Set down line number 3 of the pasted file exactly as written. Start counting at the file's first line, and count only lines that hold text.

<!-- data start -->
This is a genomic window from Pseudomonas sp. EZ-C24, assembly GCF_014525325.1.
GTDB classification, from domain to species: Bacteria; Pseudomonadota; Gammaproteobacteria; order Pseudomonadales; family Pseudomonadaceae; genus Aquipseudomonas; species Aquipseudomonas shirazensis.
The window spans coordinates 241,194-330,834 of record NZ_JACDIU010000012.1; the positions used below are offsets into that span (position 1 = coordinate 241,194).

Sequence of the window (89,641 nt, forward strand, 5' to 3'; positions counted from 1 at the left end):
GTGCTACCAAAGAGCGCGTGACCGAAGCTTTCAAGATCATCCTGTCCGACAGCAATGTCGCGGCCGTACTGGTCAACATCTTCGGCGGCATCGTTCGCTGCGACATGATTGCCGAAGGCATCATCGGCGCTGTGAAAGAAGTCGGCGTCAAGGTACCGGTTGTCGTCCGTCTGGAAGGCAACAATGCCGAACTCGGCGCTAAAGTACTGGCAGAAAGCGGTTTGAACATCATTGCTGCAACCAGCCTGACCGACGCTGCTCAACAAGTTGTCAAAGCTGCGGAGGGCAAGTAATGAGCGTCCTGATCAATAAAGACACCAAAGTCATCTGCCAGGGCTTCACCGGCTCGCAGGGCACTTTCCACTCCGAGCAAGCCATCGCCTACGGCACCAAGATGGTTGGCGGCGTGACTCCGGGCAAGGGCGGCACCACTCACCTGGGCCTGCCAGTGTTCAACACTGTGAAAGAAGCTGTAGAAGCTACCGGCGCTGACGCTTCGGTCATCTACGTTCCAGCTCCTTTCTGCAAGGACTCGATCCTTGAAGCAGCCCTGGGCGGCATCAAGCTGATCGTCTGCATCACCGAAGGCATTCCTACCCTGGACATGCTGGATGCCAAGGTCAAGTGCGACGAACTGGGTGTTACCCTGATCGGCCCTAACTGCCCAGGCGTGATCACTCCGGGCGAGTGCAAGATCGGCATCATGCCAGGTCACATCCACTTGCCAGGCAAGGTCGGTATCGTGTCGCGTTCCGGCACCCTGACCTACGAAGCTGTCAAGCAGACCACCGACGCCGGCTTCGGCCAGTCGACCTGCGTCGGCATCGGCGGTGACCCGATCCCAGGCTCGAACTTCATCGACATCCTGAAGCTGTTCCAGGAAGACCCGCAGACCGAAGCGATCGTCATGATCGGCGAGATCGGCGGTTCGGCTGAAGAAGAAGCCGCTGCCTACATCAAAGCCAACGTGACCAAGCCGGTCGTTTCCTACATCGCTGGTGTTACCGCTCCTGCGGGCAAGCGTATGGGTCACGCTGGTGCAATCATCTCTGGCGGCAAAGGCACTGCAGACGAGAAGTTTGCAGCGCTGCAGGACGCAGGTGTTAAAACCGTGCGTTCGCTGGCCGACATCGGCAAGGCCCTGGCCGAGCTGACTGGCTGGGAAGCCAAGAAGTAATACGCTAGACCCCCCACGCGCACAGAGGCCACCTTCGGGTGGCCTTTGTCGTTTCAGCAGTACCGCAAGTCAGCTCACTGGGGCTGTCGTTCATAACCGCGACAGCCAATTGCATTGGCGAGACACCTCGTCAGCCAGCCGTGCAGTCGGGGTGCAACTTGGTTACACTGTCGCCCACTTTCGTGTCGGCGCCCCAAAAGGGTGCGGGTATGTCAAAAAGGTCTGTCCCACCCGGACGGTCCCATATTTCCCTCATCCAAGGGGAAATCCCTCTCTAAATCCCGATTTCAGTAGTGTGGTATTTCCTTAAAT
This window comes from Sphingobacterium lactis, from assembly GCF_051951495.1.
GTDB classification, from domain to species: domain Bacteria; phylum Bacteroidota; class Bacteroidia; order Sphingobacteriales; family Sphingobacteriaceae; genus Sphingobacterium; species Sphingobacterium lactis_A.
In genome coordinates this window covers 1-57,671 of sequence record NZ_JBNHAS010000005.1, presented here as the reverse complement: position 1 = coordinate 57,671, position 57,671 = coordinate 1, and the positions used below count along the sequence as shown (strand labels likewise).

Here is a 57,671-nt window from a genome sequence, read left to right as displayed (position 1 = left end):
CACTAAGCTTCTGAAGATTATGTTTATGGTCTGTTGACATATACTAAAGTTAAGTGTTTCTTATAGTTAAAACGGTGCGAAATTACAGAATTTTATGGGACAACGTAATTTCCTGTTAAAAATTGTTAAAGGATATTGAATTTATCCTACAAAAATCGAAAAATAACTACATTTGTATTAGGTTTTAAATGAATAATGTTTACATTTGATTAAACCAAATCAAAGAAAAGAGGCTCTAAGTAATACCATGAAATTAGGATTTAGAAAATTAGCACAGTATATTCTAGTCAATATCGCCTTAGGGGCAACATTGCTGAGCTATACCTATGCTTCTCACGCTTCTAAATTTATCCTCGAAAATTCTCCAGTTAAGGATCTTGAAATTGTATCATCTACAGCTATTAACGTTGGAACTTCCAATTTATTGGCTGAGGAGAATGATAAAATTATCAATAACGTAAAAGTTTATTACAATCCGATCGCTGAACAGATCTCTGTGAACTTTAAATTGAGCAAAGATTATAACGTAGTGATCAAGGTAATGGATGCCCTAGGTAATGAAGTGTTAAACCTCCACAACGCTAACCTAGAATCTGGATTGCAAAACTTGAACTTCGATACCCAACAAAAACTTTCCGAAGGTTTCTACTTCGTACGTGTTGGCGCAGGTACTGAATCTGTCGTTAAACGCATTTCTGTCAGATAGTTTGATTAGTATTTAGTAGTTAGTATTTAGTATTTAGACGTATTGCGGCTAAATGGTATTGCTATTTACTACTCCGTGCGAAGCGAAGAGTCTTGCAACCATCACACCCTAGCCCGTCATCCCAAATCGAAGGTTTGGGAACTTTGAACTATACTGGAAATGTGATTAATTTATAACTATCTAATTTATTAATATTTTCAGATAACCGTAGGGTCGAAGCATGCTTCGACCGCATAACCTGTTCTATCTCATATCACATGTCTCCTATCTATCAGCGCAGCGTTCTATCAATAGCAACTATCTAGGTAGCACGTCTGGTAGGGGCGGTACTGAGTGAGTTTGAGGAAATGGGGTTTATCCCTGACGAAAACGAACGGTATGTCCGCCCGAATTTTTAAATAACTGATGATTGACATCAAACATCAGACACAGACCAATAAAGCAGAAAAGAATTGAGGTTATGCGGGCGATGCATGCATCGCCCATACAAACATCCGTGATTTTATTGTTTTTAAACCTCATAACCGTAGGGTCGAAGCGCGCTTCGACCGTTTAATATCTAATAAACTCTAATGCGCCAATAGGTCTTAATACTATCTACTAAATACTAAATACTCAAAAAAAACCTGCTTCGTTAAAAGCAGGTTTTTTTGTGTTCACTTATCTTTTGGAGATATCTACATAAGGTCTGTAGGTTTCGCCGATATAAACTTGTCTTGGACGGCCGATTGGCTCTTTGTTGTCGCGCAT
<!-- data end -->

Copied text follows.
The window spans coordinates 241,194-330,834 of record NZ_JACDIU010000012.1; the positions used below are offsets into that span (position 1 = coordinate 241,194).